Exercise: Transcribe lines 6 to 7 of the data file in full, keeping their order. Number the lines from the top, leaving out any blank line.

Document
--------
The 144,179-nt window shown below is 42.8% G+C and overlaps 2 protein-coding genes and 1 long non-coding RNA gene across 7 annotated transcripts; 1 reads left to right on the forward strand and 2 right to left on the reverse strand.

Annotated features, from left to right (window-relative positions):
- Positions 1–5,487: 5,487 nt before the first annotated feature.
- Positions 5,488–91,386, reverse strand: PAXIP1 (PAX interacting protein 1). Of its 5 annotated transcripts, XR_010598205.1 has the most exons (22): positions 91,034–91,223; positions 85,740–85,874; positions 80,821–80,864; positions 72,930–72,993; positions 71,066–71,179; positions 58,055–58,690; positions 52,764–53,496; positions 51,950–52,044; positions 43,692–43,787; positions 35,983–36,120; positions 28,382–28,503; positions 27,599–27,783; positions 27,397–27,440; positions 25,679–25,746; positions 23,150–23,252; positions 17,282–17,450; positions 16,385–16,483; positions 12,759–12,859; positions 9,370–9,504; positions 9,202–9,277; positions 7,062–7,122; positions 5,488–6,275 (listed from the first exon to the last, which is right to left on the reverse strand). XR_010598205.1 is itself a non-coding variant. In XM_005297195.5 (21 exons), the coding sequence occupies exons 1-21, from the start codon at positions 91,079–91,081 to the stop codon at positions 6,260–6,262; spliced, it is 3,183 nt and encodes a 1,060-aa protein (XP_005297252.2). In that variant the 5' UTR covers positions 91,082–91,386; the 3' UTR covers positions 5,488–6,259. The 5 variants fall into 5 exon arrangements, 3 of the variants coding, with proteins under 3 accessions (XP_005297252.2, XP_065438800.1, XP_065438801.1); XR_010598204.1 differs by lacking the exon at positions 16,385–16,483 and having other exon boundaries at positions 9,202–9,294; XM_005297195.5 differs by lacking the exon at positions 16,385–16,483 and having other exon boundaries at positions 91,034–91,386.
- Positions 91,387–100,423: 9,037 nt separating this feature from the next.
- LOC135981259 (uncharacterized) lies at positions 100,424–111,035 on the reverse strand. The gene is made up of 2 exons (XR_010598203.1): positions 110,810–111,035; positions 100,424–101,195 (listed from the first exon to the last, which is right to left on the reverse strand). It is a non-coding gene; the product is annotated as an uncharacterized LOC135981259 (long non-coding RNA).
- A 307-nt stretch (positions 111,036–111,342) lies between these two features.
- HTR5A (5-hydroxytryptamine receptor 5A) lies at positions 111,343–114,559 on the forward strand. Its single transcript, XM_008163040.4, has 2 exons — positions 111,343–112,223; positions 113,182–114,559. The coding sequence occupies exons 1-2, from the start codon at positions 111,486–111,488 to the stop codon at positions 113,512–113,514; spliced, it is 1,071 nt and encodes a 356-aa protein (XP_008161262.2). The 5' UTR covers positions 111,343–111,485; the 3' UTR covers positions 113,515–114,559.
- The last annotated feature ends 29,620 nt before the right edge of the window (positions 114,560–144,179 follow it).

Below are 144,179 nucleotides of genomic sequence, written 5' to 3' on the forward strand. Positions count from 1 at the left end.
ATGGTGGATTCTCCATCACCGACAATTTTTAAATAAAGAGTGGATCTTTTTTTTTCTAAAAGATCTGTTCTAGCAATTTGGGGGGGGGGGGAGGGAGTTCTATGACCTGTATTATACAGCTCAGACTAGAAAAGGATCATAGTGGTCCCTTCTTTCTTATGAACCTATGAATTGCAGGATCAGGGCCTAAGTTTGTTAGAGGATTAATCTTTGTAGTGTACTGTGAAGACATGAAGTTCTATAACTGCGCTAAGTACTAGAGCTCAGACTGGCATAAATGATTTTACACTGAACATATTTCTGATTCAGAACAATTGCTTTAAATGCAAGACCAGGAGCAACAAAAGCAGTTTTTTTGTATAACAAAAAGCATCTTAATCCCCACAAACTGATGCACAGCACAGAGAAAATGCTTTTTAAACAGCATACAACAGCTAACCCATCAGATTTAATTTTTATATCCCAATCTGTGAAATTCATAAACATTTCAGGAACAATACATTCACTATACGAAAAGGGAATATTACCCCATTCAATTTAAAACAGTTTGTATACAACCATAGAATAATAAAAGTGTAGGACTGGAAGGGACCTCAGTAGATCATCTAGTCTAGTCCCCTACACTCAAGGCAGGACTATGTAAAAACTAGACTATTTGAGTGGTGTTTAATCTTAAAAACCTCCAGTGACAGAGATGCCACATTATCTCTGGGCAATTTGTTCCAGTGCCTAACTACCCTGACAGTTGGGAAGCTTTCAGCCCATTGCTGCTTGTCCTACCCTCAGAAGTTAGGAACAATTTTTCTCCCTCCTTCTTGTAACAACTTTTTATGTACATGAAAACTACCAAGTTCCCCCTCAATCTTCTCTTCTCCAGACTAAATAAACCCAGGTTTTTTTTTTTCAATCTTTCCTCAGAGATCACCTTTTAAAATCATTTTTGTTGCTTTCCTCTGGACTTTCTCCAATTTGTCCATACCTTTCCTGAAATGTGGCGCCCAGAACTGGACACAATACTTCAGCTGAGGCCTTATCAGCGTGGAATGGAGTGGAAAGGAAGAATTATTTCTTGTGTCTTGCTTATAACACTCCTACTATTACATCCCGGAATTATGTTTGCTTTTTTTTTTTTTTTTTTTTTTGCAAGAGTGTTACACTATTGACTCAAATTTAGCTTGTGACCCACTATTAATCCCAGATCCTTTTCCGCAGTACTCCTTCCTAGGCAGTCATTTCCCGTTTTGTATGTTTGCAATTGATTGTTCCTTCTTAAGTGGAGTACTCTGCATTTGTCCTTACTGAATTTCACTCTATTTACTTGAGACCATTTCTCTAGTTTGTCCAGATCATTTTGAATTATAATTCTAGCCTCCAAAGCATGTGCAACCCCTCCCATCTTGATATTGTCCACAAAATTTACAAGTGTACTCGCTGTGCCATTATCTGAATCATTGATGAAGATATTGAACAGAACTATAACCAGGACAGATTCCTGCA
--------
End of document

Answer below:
- LOC135981259 (uncharacterized) lies at positions 100,424–111,035 on the reverse strand. The gene is made up of 2 exons (XR_010598203.1): positions 110,810–111,035; positions 100,424–101,195 (listed from the first exon to the last, which is right to left on the reverse strand). It is a non-coding gene; the product is annotated as an uncharacterized LOC135981259 (long non-coding RNA).
- A 307-nt stretch (positions 111,036–111,342) lies between these two features.